Tuesday, December 20, 2011

'The Itty-Bitty Pieces of Wood' Mash-Up... And Sounding It Out

What would you call the effect of chopping up pieces of wood, gluing them together, slicing them up again, and gluing them together again (and slicing and gluing again if leisure permits)? Would the timber's tinder have a timbre, a tonal personality? When you pick it up, what sort of music would you play with it? Someone trained in the tradition of building instruments, a luthier would know best. Musicians eventually discover that woodworking and music are historically intertwined- let's say it: "woven"- with one another. I'm interested in how different woods are combined for aesthetic appeal using any iteration of two primary techniques: one is cosmetic, as in wood inlay and marquetry design, and the other is structural, as in combining wedges for the body of a lathe-turned bowl.

Bowl by Jim Sprinkle 
includes copper metal with choice hardwoods 
Both processes incorporate disparate grains and colors of wood toward a single, planar surface. You see it on furniture, small goods, musical instruments, and even on bicycles. As I had attempted to use inlay on my table project this semester, I'll describing inlay and marquetry that appears on musical instruments. 

In the Baroque period (16th century, as in Louis XIV), when rich people could afford music education in their own homes,  music was composed for small ensembles (chamber music) to play in front of a small audience in a small space. Did I mention that the emphasis is on smallness and detail? I would imagine that the same applied to furniture then, when Islamic art had considerable influence on the visual Baroque style.Luthiers would imitate "strapwork" on lutes, any carving or arranging of wood so that it appears to be woven together geometrically. (Winternitz) 

Marquetry refers to the application of a slice of wood to a bigger piece of wood to create an image. It's also called veneering. Where geometry is vastly repeated as on wood floors, the term parquetry is used. Buhl (German) or boulle (French) is the use of brass, shell, or other materials in achieving similar effect. Intarsia is the Italian word for combining woods in reference to the technique of knitting to weave different colors of yarn together. In addition to that, purfling is a technique used purely cosmetically to distinguish joined planes of wood by introducing a thin band of a different color, while "binding" is a band of inlay with used to mechanically close the edges of the instrument so that the end grain is no longer exposed, which means it is protected from cracking in the future. 

Many terms in Western lutherie and music derive from Italian, Germanic or Franco vocabularies as a result of the widespread European mercantile and artistic influence in the 16th and 17th centuries. For instance, archette (bow), rosette (the embellished sound hole)... etc. It is hard to tell when inlay was first used because early uses of wood predate historical documentation in any part of the world. However, due to the volume of French and German scholarly writing on classical stringed instruments, their history is easy to acquire if you can read in those languages. (Try a query for "marquetry," "luthiers," and "instruments" within the King Library collections, and you'll see what I mean.)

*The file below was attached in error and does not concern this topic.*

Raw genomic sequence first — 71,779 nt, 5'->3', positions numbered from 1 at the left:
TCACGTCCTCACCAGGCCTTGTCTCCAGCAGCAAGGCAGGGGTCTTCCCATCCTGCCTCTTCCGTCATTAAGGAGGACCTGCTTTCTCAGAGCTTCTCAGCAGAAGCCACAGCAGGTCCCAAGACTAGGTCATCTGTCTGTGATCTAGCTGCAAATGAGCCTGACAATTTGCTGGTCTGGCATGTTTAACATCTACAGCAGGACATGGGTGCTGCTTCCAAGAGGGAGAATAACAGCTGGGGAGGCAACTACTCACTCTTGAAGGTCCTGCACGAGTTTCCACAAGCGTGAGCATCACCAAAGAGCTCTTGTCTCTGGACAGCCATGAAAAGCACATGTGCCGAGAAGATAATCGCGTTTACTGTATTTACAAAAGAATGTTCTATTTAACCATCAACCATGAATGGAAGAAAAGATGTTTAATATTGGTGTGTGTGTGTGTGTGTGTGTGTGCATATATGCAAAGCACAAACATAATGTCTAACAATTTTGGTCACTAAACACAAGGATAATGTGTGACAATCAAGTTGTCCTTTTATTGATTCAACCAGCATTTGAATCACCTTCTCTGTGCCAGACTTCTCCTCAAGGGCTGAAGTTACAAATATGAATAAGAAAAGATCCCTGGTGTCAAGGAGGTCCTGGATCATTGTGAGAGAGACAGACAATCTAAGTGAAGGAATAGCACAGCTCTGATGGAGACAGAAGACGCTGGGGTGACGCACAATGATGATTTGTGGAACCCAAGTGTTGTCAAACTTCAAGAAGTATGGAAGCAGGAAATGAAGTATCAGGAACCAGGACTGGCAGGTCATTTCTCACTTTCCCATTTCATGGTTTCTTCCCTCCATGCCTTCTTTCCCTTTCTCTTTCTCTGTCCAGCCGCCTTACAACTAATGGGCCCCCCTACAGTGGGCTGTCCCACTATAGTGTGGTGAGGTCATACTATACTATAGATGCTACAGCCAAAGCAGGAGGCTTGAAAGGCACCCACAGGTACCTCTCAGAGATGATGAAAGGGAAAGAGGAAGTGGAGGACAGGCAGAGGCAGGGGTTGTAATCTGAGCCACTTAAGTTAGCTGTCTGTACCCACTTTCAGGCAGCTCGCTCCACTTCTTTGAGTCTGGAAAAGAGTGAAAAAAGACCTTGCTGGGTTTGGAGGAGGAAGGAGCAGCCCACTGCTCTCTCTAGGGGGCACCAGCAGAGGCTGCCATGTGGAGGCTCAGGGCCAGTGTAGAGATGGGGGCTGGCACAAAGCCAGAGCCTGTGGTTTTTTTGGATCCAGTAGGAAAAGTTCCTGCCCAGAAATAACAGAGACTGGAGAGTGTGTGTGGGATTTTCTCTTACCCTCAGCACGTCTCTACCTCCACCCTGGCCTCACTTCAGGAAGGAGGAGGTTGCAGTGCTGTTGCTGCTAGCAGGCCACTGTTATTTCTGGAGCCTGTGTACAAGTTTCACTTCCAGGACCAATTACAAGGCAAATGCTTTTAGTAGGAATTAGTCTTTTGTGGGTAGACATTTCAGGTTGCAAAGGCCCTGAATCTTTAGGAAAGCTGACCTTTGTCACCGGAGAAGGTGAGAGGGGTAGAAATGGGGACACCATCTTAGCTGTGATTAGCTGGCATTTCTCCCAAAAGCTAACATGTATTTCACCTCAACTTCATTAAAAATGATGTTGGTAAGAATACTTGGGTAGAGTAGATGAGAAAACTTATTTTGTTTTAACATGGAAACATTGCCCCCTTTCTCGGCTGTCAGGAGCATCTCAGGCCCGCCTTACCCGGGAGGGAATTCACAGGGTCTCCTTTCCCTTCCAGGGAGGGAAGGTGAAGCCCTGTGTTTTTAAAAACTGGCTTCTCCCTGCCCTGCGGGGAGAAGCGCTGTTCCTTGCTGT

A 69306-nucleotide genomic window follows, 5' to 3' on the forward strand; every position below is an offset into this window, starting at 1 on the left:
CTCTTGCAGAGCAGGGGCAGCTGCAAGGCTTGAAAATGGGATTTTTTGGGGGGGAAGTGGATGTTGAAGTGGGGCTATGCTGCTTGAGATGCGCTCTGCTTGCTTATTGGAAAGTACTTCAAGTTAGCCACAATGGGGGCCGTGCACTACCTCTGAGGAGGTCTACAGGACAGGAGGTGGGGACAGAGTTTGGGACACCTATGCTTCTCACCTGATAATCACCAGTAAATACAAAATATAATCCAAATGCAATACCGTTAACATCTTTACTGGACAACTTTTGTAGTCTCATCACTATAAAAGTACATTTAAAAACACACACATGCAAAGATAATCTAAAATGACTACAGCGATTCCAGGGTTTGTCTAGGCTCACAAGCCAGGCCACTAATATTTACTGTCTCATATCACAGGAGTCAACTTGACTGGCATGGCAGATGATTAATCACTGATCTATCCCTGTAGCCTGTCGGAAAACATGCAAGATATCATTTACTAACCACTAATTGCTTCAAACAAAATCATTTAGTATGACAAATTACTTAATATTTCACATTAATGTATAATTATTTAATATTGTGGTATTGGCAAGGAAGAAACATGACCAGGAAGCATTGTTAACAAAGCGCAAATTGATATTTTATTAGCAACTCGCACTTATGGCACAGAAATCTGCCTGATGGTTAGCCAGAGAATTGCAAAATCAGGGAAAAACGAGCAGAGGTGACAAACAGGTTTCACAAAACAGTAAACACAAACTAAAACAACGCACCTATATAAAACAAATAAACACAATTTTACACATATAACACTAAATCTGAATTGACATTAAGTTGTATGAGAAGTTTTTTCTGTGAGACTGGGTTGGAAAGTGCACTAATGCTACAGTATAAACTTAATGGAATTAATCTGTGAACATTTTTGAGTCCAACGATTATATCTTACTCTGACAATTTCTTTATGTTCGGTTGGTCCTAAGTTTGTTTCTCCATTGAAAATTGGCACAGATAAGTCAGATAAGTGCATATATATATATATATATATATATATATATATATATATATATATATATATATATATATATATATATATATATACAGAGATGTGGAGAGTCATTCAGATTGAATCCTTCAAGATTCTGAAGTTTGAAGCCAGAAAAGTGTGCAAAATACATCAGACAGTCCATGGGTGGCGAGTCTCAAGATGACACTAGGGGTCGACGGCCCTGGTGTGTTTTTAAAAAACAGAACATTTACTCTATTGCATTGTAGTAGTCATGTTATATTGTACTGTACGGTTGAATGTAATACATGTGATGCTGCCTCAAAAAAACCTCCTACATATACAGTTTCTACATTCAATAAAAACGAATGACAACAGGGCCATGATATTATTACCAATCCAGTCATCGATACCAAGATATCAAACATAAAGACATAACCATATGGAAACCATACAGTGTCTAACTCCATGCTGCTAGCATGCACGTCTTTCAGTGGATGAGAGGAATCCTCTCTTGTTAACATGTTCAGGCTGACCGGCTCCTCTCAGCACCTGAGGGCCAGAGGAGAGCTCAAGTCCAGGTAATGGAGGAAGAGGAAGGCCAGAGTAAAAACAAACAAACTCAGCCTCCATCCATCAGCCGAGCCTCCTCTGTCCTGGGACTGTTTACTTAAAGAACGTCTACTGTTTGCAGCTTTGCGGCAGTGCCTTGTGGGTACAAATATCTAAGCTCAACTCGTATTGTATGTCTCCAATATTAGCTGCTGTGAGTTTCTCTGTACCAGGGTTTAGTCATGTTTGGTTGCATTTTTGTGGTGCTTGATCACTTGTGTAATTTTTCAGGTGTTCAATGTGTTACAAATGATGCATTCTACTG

Violins and cellos built by the famous luthier families of Europe, such as Stradivarius, tend to be appraised higher in the string market. It's due in part  ; contemporary instruments of the same quality will not come as close in value. It is due partially to the acclaim of the family, the amount of money they made off of rich 
Historical accounts of professional marquetry occur in rural towns of England, Japan, and Morocco. That's most of our 
hile the lack of copious writing on the craft is attributed to the "folk" nature of building musical instruments- those who were considered experts in the field did not function traditionally as those writers or scholars who published literature.  Trevor Semple and Anne Cole are exemplary luthiers who thoroughly document their processes for plebian curiosity- now, practically everyone with a computer and an internet connection is literally able to share in woodworking techniques, including the itty-bitty-teeny-tiny stuff.

Kayak by Jürgen Köppen,
binding on the ends


Annette Otterstedt, "Investigating Green Marquetry on Bowed-String Instruments. The Leaves Be Greene," The Galpin Society Journal, Vol. 54 (May, 2001), 330-338.

Emanuel Winternitz, "The Evolution of the Baroque Orchestra," The Metropolitan Museum of Art Bulletin, New Series, Vol 12, No. 9 (May 1954), 258-275.

"Luthier,"  Wolfram|Alpha knowledgebase, 2011, http://www.wolframalpha.com/input/?i=luthier

"Marqueterie,"  Wolfram|Alpha knowledgebase, 2011http://www.wolframalpha.com/input/?i=marqueterie 

"Marquetry," Oxford Dictionarieshttp://oxforddictionaries.com/definition/marquetry?q=marquetry (accessed 13 December 2011).

Maximiliaan Ruttern, "The Art Case Piano," The Galpin Society Journal, Vol 58 (May 2005), 168-172, 227-229.

Zachary Taylor, Marquetry & Inlay Handbook, Sterling Publishing Co, 2003.


Shannon Wright said...

Nice work. THere are a few portions of sentences left incomplete at the end that I found a little confusing, but interesting use of your Creative Arts background!

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